The main actors in each story were utterly different—a French perfumer and an American movie star—and the companies and contexts in which they worked were dissimilar in a thousand ways, but both stories began with a problem.
At Hermès, the problem was simple to identify, tough to solve.
Hermès is as close to an immaculate brand as it is possible to get. In the business world, the name commands absolute respect. But while consumers from Paris to Osaka faithfully snapped up astoundingly expensive Hermès silks, clothes, and leather bags, the Hermès family was quietly aware of a weakness in the house: its perfumes.
Clients on Fifth Avenue and the Ginza, avenue Montaigne and Via Monte Napoleone were reaching for bottles of Chanel, Armani, Calvin Klein, and Dior well before they reached for an Hermès scent. For a luxury house, a perfume problem is not just an image issue. It goes inevitably to the heart of your business. Because of its profit margins and its massive distribution, perfume is a crucial money generator for almost all the high-end houses. It’s an open secret that fragrance is essential to the financial health of most of the world’s luxury brands. A man I know once sat next to Yves Saint Laurent at a Paris dinner party. He asked, “What portion of Yves Saint Laurent revenues are accounted for by perfume?” Saint Laurent replied, “Eighty-three point five.”
By 2004, Hermès (the name’s French pronunciation is closest to a combination of “air-mess” and “air-mezz”) was ready to confront the perfume problem. Jean-Louis Dumas-Hermès was the head of the family, which owned 75 percent of the house. Dumas was elegant and refined and his personal worth was around $1.5 billion, and if he presented a certain gentleness that overlay a steely control, he was remarkably free of the arrogance that haute Parisian culture and great wealth could have produced in him. In 2004, Dumas hired a new president of Parfums Hermès, Véronique Gautier. Gautier had a significant reputation.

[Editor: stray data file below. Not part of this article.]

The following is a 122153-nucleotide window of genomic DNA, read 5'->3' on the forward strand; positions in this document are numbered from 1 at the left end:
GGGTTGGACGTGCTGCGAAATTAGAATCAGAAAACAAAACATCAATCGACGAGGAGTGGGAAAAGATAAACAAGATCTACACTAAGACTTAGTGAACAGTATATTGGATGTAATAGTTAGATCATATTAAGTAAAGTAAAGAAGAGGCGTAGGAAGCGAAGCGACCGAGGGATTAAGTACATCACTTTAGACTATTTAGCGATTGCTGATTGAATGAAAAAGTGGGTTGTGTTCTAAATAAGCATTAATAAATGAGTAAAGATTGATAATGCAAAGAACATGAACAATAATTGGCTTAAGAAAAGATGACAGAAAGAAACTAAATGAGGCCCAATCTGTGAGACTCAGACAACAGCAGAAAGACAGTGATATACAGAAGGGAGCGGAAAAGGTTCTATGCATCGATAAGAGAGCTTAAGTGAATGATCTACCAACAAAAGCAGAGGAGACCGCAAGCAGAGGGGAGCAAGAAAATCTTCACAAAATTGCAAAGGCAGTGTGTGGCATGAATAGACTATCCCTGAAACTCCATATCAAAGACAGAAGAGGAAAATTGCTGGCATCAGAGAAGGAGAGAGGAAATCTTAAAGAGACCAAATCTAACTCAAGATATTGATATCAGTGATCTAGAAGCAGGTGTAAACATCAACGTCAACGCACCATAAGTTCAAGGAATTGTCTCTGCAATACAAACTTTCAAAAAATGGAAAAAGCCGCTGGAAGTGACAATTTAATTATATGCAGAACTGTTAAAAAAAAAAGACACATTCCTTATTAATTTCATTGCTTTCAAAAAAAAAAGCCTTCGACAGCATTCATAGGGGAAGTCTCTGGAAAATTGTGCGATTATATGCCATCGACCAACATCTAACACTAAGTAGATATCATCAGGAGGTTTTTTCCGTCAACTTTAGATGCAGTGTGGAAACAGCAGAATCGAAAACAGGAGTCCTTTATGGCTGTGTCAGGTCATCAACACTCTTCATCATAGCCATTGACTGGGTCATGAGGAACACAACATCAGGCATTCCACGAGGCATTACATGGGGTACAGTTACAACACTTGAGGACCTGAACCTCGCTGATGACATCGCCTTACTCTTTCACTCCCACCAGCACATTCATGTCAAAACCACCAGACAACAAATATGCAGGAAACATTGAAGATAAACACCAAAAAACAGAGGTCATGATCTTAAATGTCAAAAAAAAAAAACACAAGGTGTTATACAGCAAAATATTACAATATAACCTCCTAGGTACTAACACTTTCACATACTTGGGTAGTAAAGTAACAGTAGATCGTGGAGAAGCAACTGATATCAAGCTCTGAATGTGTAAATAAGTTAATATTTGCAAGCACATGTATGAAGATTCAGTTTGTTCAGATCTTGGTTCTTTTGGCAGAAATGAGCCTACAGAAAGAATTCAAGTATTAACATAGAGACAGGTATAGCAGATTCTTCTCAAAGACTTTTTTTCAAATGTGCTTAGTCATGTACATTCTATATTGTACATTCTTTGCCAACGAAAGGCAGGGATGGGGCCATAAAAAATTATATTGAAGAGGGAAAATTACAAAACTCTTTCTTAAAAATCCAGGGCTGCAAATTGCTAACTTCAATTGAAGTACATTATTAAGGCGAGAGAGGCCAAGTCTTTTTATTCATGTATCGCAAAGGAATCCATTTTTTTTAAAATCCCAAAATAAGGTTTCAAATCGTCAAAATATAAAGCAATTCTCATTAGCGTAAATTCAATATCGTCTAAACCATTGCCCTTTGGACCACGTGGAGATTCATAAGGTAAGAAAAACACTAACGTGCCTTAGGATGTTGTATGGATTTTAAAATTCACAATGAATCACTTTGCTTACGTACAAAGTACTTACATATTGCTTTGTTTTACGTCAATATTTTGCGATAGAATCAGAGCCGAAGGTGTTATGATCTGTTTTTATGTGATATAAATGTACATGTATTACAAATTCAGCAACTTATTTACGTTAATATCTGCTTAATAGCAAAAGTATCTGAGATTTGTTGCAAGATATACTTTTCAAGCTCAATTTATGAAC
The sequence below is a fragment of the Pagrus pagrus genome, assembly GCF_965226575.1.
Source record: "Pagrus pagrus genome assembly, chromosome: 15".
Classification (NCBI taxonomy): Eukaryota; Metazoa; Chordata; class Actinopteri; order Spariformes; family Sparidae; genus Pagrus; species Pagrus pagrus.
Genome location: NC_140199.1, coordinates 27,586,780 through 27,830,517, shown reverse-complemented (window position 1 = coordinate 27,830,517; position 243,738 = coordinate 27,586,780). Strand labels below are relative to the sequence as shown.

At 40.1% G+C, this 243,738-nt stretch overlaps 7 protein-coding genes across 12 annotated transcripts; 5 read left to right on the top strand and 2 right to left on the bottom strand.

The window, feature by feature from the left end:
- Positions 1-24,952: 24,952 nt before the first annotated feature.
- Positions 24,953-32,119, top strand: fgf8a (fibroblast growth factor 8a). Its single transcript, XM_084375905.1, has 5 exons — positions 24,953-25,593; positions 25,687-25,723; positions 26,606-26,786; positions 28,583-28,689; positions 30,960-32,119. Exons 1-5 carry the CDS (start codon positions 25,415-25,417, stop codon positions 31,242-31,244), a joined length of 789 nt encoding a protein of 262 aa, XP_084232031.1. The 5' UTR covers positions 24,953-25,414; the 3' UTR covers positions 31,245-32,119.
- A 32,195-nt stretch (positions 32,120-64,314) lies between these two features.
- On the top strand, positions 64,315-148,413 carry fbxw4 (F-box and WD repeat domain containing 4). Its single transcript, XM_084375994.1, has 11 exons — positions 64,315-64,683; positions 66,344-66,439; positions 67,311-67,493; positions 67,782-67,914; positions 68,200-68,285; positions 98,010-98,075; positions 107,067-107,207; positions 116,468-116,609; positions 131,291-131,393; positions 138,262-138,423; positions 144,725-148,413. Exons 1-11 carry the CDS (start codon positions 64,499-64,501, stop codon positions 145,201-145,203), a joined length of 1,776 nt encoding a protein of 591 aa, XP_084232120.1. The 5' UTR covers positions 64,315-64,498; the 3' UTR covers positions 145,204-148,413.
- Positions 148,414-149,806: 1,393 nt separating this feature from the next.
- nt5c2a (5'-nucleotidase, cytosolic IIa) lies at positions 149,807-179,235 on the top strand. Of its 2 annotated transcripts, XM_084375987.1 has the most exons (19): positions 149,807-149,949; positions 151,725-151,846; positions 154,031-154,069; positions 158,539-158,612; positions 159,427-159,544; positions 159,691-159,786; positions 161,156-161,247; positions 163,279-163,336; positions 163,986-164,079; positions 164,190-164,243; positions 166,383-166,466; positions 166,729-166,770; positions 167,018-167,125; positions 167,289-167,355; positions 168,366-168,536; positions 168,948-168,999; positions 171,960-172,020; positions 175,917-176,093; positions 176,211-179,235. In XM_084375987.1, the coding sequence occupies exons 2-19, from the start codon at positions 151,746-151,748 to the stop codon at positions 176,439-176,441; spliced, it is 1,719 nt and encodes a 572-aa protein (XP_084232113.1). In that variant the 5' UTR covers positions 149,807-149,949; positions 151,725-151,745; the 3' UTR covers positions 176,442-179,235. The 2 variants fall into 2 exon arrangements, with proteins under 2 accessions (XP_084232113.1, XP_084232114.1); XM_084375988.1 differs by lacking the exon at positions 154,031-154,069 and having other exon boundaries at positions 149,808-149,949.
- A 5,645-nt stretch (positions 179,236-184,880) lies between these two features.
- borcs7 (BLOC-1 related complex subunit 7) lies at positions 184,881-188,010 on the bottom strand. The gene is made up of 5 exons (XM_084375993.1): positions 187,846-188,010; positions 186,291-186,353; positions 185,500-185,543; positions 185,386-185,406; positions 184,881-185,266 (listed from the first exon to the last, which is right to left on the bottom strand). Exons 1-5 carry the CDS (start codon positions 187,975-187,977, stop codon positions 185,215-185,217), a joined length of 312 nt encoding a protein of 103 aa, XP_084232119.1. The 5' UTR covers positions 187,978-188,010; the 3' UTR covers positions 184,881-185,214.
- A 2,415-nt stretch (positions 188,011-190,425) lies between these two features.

Dark-haired and dark-eyed, opinionated and direct, Gautier was a veteran of perfume operations at Chanel and Cartier. She was known for two skills: crafting grand strategies and imposing, with an iron will, the decisions needed to get them into place. Gautier had determinedly big vision, and she was relentlessly daring, both qualities Dumas needed. Gautier had, naturally enough, left in her professional wake a division of opinions. “Véronique is admired rather than liked,” one of her French competitors, a woman, said with a hard look. Another gave a different assessment: “She knows the business as well as anyone, and she’s competent and strong. Jean-Louis will need that.”
The figures in front of Gautier were relatively straightforward.
In 2003, the previous year, the Italian jeweler Bulgari had had perfume sales totaling $136,700,000. This represented 18 percent of Bulgari’s total revenues of $759,300,000. Hermès in the same year had sold $54 million in perfume—less than half of Bulgari’s sales—on a total of $1.23 billion, which meant perfume was only 4.4 percent of Hermès’s business.
Dumas and Gautier were exquisitely conscious of the perfume referred to by some in the industry as le monstre—the monster—Chanel’s Chanel No. 5. Here was a ninety-year-old fragrance always at the top of the international bestseller lists, an institution whose 2003 sales had been an astonishing $180 million. Hermès had a collection that included excellent scents like Calèche and 24 Faubourg, but their sales didn’t even touch those of the fabled No. 5. Hermès had a waiting list for its $10,000 Kelly bags, yes, but these Hermès bags consistently carried more Chanel perfume. The question for Dumas and Gautier was: why?